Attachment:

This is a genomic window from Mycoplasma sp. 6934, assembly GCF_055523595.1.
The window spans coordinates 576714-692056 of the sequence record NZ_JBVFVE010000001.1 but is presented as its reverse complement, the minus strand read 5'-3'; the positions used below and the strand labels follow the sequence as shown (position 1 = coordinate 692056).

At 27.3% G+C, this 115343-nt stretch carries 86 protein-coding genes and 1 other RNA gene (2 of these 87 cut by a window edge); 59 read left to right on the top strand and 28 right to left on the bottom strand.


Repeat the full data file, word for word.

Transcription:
This is a genomic window from Mycoplasma sp. 6934, assembly GCF_055523595.1.
The window spans coordinates 576714-692056 of the sequence record NZ_JBVFVE010000001.1 but is presented as its reverse complement, the minus strand read 5'-3'; the positions used below and the strand labels follow the sequence as shown (position 1 = coordinate 692056).

At 27.3% G+C, this 115343-nt stretch carries 86 protein-coding genes and 1 other RNA gene (2 of these 87 cut by a window edge); 59 read left to right on the top strand and 28 right to left on the bottom strand.